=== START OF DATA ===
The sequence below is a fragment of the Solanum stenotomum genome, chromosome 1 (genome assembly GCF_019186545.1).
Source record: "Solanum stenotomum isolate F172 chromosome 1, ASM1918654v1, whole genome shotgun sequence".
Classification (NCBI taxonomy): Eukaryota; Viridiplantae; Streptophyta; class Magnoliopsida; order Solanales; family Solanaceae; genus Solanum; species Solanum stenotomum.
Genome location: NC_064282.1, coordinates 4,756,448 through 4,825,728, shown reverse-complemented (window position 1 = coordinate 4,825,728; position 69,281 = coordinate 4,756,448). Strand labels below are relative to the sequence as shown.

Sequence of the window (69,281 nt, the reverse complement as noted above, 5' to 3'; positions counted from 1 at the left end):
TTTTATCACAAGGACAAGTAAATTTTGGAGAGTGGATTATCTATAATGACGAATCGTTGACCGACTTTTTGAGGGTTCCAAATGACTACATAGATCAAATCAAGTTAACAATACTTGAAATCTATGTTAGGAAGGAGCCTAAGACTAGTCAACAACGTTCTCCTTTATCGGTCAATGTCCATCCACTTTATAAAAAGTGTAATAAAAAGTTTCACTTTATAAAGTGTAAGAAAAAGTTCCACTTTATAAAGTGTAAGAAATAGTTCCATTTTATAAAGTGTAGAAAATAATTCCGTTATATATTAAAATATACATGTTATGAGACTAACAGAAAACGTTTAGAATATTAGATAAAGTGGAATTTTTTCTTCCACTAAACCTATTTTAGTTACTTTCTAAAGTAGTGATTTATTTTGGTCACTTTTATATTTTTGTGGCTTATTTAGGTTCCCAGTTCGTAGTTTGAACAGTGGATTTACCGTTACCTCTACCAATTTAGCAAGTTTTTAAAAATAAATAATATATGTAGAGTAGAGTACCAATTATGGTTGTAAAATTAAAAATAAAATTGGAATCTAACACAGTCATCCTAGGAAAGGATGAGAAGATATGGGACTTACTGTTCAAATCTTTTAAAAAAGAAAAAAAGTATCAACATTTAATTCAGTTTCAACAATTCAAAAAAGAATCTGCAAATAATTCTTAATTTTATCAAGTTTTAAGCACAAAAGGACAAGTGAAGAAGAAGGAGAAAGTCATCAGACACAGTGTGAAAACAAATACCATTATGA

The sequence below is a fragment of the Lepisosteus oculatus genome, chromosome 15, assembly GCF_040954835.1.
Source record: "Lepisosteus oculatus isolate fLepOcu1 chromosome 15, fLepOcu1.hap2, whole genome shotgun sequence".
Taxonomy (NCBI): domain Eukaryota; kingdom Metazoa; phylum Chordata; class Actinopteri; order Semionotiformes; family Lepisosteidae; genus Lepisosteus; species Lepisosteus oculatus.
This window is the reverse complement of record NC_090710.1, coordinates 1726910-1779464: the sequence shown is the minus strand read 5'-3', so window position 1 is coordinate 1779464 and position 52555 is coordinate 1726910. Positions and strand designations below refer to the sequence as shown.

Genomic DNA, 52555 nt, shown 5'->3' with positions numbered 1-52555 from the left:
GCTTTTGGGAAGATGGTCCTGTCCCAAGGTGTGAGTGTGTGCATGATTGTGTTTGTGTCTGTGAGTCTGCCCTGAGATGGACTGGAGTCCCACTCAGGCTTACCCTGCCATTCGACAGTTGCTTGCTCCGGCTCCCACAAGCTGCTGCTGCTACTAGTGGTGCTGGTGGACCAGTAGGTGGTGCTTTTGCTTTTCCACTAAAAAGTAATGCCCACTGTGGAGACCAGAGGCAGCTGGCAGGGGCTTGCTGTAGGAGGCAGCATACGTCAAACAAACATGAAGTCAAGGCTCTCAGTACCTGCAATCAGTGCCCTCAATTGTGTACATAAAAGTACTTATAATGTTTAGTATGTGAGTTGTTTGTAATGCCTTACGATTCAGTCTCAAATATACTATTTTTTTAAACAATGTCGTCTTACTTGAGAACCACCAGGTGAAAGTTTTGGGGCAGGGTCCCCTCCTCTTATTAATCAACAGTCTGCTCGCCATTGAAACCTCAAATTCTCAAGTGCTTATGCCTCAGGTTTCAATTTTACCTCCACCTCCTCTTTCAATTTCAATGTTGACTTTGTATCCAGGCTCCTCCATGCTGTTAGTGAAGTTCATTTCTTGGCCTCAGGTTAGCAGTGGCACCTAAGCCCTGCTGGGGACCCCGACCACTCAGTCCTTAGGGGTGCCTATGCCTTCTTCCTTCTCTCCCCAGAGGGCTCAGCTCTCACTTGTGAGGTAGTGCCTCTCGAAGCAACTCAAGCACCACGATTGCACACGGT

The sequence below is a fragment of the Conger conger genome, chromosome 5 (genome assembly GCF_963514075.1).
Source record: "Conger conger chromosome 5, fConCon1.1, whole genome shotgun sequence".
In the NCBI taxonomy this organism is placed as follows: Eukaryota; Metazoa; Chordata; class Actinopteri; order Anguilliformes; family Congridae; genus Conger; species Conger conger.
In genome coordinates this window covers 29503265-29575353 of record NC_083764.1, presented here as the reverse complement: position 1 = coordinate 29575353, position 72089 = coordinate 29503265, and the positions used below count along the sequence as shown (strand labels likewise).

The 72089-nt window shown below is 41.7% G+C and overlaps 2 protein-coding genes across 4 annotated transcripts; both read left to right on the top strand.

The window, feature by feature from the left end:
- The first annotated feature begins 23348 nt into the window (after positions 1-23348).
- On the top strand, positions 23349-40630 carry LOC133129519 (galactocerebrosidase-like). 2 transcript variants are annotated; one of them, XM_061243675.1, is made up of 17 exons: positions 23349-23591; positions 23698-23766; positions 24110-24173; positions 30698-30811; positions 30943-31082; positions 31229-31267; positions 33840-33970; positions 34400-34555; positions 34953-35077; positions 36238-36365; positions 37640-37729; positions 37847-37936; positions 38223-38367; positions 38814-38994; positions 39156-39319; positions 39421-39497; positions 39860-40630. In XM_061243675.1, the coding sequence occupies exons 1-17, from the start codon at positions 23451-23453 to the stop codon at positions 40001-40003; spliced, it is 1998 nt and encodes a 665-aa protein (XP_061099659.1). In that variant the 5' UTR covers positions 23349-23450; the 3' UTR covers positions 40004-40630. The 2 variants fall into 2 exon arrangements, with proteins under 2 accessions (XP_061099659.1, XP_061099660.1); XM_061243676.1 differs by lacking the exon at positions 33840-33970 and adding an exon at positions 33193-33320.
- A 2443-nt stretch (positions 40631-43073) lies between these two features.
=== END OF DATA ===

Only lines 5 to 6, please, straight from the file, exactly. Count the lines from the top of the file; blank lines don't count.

Sequence of the window (69,281 nt, the reverse complement as noted above, 5' to 3'; positions counted from 1 at the left end):
TTTTATCACAAGGACAAGTAAATTTTGGAGAGTGGATTATCTATAATGACGAATCGTTGACCGACTTTTTGAGGGTTCCAAATGACTACATAGATCAAATCAAGTTAACAATACTTGAAATCTATGTTAGGAAGGAGCCTAAGACTAGTCAACAACGTTCTCCTTTATCGGTCAATGTCCATCCACTTTATAAAAAGTGTAATAAAAAGTTTCACTTTATAAAGTGTAAGAAAAAGTTCCACTTTATAAAGTGTAAGAAATAGTTCCATTTTATAAAGTGTAGAAAATAATTCCGTTATATATTAAAATATACATGTTATGAGACTAACAGAAAACGTTTAGAATATTAGATAAAGTGGAATTTTTTCTTCCACTAAACCTATTTTAGTTACTTTCTAAAGTAGTGATTTATTTTGGTCACTTTTATATTTTTGTGGCTTATTTAGGTTCCCAGTTCGTAGTTTGAACAGTGGATTTACCGTTACCTCTACCAATTTAGCAAGTTTTTAAAAATAAATAATATATGTAGAGTAGAGTACCAATTATGGTTGTAAAATTAAAAATAAAATTGGAATCTAACACAGTCATCCTAGGAAAGGATGAGAAGATATGGGACTTACTGTTCAAATCTTTTAAAAAAGAAAAAAAGTATCAACATTTAATTCAGTTTCAACAATTCAAAAAAGAATCTGCAAATAATTCTTAATTTTATCAAGTTTTAAGCACAAAAGGACAAGTGAAGAAGAAGGAGAAAGTCATCAGACACAGTGTGAAAACAAATACCATTATGA